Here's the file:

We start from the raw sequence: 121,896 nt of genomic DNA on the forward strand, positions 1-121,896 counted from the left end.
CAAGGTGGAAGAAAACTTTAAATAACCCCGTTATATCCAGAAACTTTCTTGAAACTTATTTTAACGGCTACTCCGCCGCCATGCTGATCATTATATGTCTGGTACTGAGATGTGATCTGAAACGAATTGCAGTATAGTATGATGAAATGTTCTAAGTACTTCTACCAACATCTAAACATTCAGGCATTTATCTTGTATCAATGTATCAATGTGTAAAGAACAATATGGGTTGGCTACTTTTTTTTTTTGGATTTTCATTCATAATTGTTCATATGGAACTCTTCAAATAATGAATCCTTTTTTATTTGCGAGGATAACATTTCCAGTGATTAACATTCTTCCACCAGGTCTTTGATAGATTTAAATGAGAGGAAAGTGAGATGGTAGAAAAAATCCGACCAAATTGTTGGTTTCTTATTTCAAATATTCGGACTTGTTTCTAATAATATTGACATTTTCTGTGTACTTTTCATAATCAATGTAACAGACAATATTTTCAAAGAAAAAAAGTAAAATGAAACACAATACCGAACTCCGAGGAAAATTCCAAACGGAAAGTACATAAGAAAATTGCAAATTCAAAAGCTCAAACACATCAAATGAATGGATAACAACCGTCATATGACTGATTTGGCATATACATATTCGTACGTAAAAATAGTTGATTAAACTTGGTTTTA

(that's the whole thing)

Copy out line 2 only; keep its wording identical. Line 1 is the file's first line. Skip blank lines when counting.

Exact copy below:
CAAGGTGGAAGAAAACTTTAAATAACCCCGTTATATCCAGAAACTTTCTTGAAACTTATTTTAACGGCTACTCCGCCGCCATGCTGATCATTATATGTCTGGTACTGAGATGTGATCTGAAACGAATTGCAGTATAGTATGATGAAATGTTCTAAGTACTTCTACCAACATCTAAACATTCAGGCATTTATCTTGTATCAATGTATCAATGTGTAAAGAACAATATGGGTTGGCTACTTTTTTTTTTTGGATTTTCATTCATAATTGTTCATATGGAACTCTTCAAATAATGAATCCTTTTTTATTTGCGAGGATAACATTTCCAGTGATTAACATTCTTCCACCAGGTCTTTGATAGATTTAAATGAGAGGAAAGTGAGATGGTAGAAAAAATCCGACCAAATTGTTGGTTTCTTATTTCAAATATTCGGACTTGTTTCTAATAATATTGACATTTTCTGTGTACTTTTCATAATCAATGTAACAGACAATATTTTCAAAGAAAAAAAGTAAAATGAAACACAATACCGAACTCCGAGGAAAATTCCAAACGGAAAGTACATAAGAAAATTGCAAATTCAAAAGCTCAAACACATCAAATGAATGGATAACAACCGTCATATGACTGATTTGGCATATACATATTCGTACGTAAAAATAGTTGATTAAACTTGGTTTTA